You guys “inspired” me on Tuesday morning at 6:55am….. to write about importance of hamstring length…..
I admit that it was already on the brain though. This month I have been revisiting a personal mission to loosen up my hamstrings. They have always been tight. Back in elementary school when we did the fitness testing day, I was really good at running fast around the block, but then proceeded not to be able to even reach the wooden board for the “seated forward reach test”. My negligence to this area in the past never really turned out well. Tight hamstrings and calves played a big roll in me developing shin splints and various other overuse running related injuries. A very strong commitment to yoga helped see me through a lot of my running injuries, but even when I started CrossFit I still couldn’t touch my toes or squat below parallel. No doubt about it, the range of motion in CrossFit has taken me a long way (I can now easily touch my toes). But even though I can get myself into most of the CrossFit movements quite comfortably now, my hamstrings are still tight and they are still having an effect on the ease at which I move.
Last month I wrote about the glutes and how they can affect the health of the low back. The hamstrings are also part of this continuum. The top part of the hamstrings attach into each of the ischial tuberosities (sit bones) which are at the bottom of the pelvis. When the hamstrings are tight they limit the ability of the pelvis to tilt forward which is a critical component of the squat. If you are at the bottom of a squat and your hamstrings are tight, the range is being made up for with movement in the low back (increased lumbar flexion- the movement that discs don’t love). This requires the paraspinal muscles (bulk in the low back) to stabilize beyond what they should normally be required to do.
If every time your hamstrings attempt to lengthen, your pelvis rolls back (flattening the lumbar curve), imagine what this would look like in a wallball, a deadlift or a heavy backsquat.
Now imagine how those movements would look and feel with normal length hamstrings. The lumbar curve can remain neutral. In addition to that, healthy mobile tissues have a much greater capacity to fire than tight muscles with adhesions.
The hard truth:
1. The longer they have been tight, the more work you are going to have to put in to making them loose.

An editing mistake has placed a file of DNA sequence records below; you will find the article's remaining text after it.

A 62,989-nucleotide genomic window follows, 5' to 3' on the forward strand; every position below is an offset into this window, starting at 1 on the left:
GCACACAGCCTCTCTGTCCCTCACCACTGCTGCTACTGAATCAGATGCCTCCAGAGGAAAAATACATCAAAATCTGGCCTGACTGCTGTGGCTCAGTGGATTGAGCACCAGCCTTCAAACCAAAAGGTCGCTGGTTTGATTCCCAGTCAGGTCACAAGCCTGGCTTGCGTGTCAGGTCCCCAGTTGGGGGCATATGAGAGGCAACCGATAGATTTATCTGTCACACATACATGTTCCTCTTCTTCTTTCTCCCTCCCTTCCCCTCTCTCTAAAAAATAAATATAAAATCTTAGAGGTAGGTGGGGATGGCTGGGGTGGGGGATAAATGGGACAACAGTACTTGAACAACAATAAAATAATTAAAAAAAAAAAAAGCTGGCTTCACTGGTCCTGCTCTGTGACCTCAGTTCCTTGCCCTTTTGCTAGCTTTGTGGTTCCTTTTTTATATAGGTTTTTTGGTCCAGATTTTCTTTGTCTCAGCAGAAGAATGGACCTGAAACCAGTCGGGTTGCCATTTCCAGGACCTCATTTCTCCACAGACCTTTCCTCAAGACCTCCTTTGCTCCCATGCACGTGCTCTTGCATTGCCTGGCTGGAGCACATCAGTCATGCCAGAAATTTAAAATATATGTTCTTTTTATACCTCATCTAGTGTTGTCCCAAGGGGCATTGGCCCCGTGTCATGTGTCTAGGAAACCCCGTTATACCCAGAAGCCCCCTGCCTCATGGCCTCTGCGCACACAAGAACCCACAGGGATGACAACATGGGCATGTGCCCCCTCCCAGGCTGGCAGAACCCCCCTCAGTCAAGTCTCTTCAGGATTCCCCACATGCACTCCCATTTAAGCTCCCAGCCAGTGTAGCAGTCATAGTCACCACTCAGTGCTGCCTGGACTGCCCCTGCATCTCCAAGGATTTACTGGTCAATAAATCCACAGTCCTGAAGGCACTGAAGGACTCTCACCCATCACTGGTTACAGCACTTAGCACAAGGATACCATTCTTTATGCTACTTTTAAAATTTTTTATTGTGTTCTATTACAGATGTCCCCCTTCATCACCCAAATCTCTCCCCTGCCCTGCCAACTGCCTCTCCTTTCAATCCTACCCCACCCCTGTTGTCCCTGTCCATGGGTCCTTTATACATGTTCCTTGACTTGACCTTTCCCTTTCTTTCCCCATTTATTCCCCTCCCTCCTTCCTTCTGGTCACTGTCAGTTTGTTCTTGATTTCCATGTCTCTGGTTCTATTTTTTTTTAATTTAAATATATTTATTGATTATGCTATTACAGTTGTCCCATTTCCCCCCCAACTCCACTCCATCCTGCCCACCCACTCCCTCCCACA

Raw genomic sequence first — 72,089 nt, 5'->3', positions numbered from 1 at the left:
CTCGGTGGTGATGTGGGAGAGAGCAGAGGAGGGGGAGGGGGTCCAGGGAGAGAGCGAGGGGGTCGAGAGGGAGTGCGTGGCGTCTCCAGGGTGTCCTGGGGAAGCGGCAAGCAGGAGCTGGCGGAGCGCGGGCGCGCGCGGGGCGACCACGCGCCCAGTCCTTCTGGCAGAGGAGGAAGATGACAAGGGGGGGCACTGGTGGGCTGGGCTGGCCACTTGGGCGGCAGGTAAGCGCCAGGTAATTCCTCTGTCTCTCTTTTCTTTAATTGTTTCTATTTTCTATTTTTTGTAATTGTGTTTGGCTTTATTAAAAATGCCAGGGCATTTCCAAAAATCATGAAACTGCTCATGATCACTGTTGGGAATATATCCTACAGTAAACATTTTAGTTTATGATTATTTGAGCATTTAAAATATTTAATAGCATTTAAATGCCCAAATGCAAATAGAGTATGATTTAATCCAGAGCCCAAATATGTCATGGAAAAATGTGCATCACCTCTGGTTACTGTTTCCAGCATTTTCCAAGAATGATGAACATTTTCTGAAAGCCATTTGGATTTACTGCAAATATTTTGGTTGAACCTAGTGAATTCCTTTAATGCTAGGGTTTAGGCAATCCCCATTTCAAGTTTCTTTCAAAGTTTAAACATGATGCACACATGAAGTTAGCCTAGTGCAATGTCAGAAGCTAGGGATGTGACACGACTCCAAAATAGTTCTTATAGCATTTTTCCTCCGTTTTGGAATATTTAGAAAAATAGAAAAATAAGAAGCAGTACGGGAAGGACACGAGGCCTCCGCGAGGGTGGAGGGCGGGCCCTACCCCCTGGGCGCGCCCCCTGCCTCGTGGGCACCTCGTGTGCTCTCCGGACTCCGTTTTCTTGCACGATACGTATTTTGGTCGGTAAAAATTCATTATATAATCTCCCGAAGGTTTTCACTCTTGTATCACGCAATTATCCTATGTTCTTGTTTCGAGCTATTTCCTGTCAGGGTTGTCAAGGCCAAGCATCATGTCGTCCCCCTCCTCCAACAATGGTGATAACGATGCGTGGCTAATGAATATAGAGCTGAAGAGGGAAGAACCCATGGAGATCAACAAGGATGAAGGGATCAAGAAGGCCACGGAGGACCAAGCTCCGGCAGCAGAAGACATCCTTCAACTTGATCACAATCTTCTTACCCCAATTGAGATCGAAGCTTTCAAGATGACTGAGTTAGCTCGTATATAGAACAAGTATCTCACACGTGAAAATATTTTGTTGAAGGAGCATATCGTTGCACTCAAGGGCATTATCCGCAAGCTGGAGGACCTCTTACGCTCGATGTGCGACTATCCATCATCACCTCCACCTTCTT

2. It does take effort to stretch and mobilize your hamstrings, but so does staying fit and not eating crap.
3. Some of us are just built tight. It doesn’t mean we can use it as an excuse though. It means we have to work twice as hard to keep the system moving well. There are both short term and long term implications of not doing so.
4. Your efforts will reward you, as per usual.
5. As the smart Kelly Starrett (physio/CrossFit gym owner) says: It’s no use bragging about being a Ferrari if you are driving around with bald tires and the e-brake on.
Here are your options:
1. Yin yoga. Put in a request with your instructor to target the hammies.
2. Stretch. The more often the better. Use heat before stretching when possible. Lying with your bum against the wall and feet up the wall (make sure your bum actually is on the ground, if not back up a bit) works well, as does the one-legged rubber band stretch (ask us if you haven’t seen it).
3. Massage. Those of you who have had your hamstrings treated know how fun it is.
4. Roll out on the foam roller, use the massage stick thingy or roll around on one of the balls.
5. Do a partnered contract-relax stretch. If you don’t know how to do this, ask myself or Jesse.
No matter which of these options you choose, make sure you are breathing and be patient. If you don’t feel any release there probably hasn’t been much of any… yet. It can be uncomfortable in the early stages of dealing with adhesions in muscles (this is often why people don’t bother)… breathing will help your body to relax (this is also part of why we don’t breath part way through our lifts right?).
If you want me to do a quick assessment of your hamstring length as it pertains to your back positioning let me know before or after class.